Shortly after returning from Pakistan to Texas with his new bride Zuleihka, Iskander fulfills the obligations of their marital contract, providing Zuleihka with the two things she most desired: a car and a piano. The used car has a busted radio and the used piano is minus a stool, but Zuleihka is touched by her husband’s commitment to his promises, and his desire to provide for her. The daughter of a VHS-bootlegger, Zuleihka is content with little. Longing for a piano as a child, her beloved Papajaan scrimped and bartered in order to get her a busted Casio keyboard. He was emotionally-tuned to her, and this made Zuleihka feel rich. This attunement is the primary thing lacking in her new marriage. “Interesting,” is Iskander’s standard response to anything Zuleihka says, before steering the conversation to a topic more to his liking. He grew up in the States and takes it upon himself to school Zuleihka in the areas in which he sees her lacking (such as politics and U.S. history), oblivious to the shock of changes thrust upon her, or any possible interest she might have in things outside of what he sees as appropriate for a Muslim wife.
On a hike around the neighborhood, Zuleihka is befriended by Marianne, an older, single mother who manages a restaurant. As the women grow closer, Zuleihka finds her ideas influenced by Marianne’s independence, and she begins to confess her growing discontent with her marriage. When Marianne abruptly leaves the state in pursuit of a relationship, Zuleihka is emboldened to hang out her shingle for piano lessons. On the threshold of giving birth, new doubts about Zuleihka’s life creep in: “Maybe that’s what it is, that she can never be sure of her own position in this post-racial, post-colonial, post-modern, post-everything world in which she gives birth to her son,” Mallick writes. When baby Wasim is a toddler, Zuleihka meets Patrick, a parent from daycare, at his child’s birthday party. Patrick confesses he’s always wanted to learn to play the piano and they commence with lessons. But it isn’t long before their feelings for one another drown out the music.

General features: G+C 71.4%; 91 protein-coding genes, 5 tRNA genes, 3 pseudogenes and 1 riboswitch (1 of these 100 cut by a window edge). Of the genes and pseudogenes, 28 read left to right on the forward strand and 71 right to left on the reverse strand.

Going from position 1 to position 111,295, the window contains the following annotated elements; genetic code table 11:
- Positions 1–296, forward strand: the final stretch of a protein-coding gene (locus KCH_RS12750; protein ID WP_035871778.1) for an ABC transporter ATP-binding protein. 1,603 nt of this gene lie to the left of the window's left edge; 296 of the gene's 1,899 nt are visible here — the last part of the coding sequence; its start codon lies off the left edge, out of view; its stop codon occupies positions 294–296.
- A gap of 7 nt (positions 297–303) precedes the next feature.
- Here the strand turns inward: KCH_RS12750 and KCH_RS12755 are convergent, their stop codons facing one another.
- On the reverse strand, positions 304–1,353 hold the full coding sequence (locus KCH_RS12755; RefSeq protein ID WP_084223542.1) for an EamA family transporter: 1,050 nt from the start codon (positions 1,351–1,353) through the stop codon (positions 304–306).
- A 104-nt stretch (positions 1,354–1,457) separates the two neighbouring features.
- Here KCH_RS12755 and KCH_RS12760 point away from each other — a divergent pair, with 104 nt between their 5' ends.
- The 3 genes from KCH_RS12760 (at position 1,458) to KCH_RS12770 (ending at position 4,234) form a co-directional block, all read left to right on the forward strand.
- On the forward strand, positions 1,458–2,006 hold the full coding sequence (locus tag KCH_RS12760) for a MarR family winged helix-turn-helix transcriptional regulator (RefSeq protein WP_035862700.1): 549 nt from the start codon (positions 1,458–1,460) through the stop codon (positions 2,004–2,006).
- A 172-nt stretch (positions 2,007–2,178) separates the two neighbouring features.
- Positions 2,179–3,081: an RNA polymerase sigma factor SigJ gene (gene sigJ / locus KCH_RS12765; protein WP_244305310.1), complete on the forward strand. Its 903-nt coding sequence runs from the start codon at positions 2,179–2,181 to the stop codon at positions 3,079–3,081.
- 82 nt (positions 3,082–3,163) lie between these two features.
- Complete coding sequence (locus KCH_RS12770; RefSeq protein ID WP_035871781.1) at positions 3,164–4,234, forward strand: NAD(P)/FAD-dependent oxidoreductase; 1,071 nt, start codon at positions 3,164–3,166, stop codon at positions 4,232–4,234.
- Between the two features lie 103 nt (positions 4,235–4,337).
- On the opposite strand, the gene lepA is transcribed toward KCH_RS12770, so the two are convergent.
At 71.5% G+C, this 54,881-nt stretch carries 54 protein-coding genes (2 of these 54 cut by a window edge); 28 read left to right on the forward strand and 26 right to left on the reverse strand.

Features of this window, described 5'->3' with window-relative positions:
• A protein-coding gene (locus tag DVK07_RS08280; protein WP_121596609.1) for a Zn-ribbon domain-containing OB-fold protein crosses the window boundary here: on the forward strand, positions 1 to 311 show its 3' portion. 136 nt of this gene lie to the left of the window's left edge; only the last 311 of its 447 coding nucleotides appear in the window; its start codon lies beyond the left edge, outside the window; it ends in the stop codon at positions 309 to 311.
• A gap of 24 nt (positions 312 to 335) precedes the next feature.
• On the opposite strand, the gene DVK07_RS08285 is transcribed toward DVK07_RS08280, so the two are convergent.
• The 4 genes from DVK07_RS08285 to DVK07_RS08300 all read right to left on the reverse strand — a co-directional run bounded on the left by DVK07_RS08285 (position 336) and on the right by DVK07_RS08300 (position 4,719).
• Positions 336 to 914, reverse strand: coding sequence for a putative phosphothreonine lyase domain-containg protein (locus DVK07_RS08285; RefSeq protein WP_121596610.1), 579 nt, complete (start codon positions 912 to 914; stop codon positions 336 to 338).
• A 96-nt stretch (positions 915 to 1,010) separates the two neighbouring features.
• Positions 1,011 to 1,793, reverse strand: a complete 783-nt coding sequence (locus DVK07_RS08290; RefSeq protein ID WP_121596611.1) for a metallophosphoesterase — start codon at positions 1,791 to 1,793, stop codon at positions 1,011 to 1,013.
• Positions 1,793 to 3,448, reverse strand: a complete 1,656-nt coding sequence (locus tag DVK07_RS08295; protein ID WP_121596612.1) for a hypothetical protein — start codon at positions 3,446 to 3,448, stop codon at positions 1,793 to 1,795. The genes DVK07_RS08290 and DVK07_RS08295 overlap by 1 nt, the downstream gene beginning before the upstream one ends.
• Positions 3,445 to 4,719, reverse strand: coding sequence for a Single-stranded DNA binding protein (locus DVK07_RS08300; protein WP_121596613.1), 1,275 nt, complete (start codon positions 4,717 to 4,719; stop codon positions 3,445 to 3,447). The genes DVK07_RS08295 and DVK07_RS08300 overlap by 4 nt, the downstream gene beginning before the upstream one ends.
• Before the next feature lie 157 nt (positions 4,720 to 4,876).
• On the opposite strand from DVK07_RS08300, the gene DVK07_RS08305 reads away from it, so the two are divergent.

THE BLACK-MARKETER’S DAUGHTER is a key-hole look at a few different things: a mismatched marriage, the plight of immigrants in the U.S., the emotional toll of culture shock, and the brutal way Muslim women are treated, especially by men from within their own community. It isn’t until Zuleihka begins to strain against her bonds that she understands the extent of her imprisonment. As Zuleihka is later told by an ally, women like her “‘arrive at this country by marriage, they think they’ll be free from the lives of their mothers and grandmothers, and instead, they are told, ‘You’re mine, I can do with you whatever I want.’”
After a slow start, THE BLACK-MARKETER’S DAUGHTER picks up speed in its second half, but even then, the writing remains detached and somehow clinical. Things are described flatly; scenes don’t come alive before the reader’s eyes. Information, even dialogue, is delivered in huge blocks. A reader might begin to feel a little like Zuleihka, subjected to an education she didn’t know she lacked, and isn’t sure she needs.
Author Suman Mallick advocates for the rights of Muslim women within their relationships and on that count the THE BLACK-MARKETER’S DAUGHTER largely succeeds. Titling it—defining the heroine by her relationship to a man rather than as a woman in her own right—suggests how deeply ingrained that inequality can be.
~Michael Quinn for IndieReader